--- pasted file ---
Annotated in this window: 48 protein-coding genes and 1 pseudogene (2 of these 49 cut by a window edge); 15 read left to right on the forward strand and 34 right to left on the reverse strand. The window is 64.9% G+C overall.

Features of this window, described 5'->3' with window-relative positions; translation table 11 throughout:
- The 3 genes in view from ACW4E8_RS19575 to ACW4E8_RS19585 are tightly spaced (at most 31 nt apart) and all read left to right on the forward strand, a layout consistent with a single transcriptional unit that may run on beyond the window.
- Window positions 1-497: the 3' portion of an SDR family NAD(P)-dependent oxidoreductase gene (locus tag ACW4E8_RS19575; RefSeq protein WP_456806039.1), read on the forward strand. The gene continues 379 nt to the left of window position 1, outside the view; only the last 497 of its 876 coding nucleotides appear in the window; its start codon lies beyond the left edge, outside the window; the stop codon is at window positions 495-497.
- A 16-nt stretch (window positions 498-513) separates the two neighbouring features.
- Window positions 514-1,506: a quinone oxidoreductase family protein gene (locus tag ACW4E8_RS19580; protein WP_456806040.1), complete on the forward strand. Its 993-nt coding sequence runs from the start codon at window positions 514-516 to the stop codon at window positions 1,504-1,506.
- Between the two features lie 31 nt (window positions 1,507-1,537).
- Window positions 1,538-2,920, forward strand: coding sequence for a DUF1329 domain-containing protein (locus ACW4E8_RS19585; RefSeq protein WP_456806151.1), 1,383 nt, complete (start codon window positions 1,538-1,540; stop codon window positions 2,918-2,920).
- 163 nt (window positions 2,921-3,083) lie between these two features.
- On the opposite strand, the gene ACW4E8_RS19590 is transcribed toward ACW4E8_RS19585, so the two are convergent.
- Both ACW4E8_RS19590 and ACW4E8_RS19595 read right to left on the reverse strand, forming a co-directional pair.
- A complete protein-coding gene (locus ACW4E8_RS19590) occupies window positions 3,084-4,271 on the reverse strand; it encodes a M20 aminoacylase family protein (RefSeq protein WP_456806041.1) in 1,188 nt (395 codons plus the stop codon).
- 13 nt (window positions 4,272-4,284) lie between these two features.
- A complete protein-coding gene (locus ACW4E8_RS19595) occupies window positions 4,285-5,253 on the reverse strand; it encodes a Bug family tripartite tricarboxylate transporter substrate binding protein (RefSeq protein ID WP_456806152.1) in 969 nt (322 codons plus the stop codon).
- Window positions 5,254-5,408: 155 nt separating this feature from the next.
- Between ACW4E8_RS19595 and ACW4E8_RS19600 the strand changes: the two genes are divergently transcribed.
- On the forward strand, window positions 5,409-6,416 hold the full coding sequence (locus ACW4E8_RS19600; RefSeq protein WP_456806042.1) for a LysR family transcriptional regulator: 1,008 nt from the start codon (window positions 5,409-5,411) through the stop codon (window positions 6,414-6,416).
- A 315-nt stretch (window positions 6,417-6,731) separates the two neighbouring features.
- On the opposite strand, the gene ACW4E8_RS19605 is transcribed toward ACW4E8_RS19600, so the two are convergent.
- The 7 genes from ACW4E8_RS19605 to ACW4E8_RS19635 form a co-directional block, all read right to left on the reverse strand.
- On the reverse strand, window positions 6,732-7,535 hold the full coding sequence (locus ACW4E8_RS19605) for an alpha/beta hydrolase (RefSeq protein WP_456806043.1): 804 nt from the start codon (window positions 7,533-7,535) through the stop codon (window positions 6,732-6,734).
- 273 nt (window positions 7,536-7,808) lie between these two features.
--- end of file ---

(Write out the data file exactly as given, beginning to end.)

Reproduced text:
Annotated in this window: 48 protein-coding genes and 1 pseudogene (2 of these 49 cut by a window edge); 15 read left to right on the forward strand and 34 right to left on the reverse strand. The window is 64.9% G+C overall.

Features of this window, described 5'->3' with window-relative positions; translation table 11 throughout:
- The 3 genes in view from ACW4E8_RS19575 to ACW4E8_RS19585 are tightly spaced (at most 31 nt apart) and all read left to right on the forward strand, a layout consistent with a single transcriptional unit that may run on beyond the window.
- Window positions 1-497: the 3' portion of an SDR family NAD(P)-dependent oxidoreductase gene (locus tag ACW4E8_RS19575; RefSeq protein WP_456806039.1), read on the forward strand. The gene continues 379 nt to the left of window position 1, outside the view; only the last 497 of its 876 coding nucleotides appear in the window; its start codon lies beyond the left edge, outside the window; the stop codon is at window positions 495-497.
- A 16-nt stretch (window positions 498-513) separates the two neighbouring features.
- Window positions 514-1,506: a quinone oxidoreductase family protein gene (locus tag ACW4E8_RS19580; protein WP_456806040.1), complete on the forward strand. Its 993-nt coding sequence runs from the start codon at window positions 514-516 to the stop codon at window positions 1,504-1,506.
- Between the two features lie 31 nt (window positions 1,507-1,537).
- Window positions 1,538-2,920, forward strand: coding sequence for a DUF1329 domain-containing protein (locus ACW4E8_RS19585; RefSeq protein WP_456806151.1), 1,383 nt, complete (start codon window positions 1,538-1,540; stop codon window positions 2,918-2,920).
- 163 nt (window positions 2,921-3,083) lie between these two features.
- On the opposite strand, the gene ACW4E8_RS19590 is transcribed toward ACW4E8_RS19585, so the two are convergent.
- Both ACW4E8_RS19590 and ACW4E8_RS19595 read right to left on the reverse strand, forming a co-directional pair.
- A complete protein-coding gene (locus ACW4E8_RS19590) occupies window positions 3,084-4,271 on the reverse strand; it encodes a M20 aminoacylase family protein (RefSeq protein WP_456806041.1) in 1,188 nt (395 codons plus the stop codon).
- 13 nt (window positions 4,272-4,284) lie between these two features.
- A complete protein-coding gene (locus ACW4E8_RS19595) occupies window positions 4,285-5,253 on the reverse strand; it encodes a Bug family tripartite tricarboxylate transporter substrate binding protein (RefSeq protein ID WP_456806152.1) in 969 nt (322 codons plus the stop codon).
- Window positions 5,254-5,408: 155 nt separating this feature from the next.
- Between ACW4E8_RS19595 and ACW4E8_RS19600 the strand changes: the two genes are divergently transcribed.
- On the forward strand, window positions 5,409-6,416 hold the full coding sequence (locus ACW4E8_RS19600; RefSeq protein WP_456806042.1) for a LysR family transcriptional regulator: 1,008 nt from the start codon (window positions 5,409-5,411) through the stop codon (window positions 6,414-6,416).
- A 315-nt stretch (window positions 6,417-6,731) separates the two neighbouring features.
- On the opposite strand, the gene ACW4E8_RS19605 is transcribed toward ACW4E8_RS19600, so the two are convergent.
- The 7 genes from ACW4E8_RS19605 to ACW4E8_RS19635 form a co-directional block, all read right to left on the reverse strand.
- On the reverse strand, window positions 6,732-7,535 hold the full coding sequence (locus ACW4E8_RS19605) for an alpha/beta hydrolase (RefSeq protein WP_456806043.1): 804 nt from the start codon (window positions 7,533-7,535) through the stop codon (window positions 6,732-6,734).
- 273 nt (window positions 7,536-7,808) lie between these two features.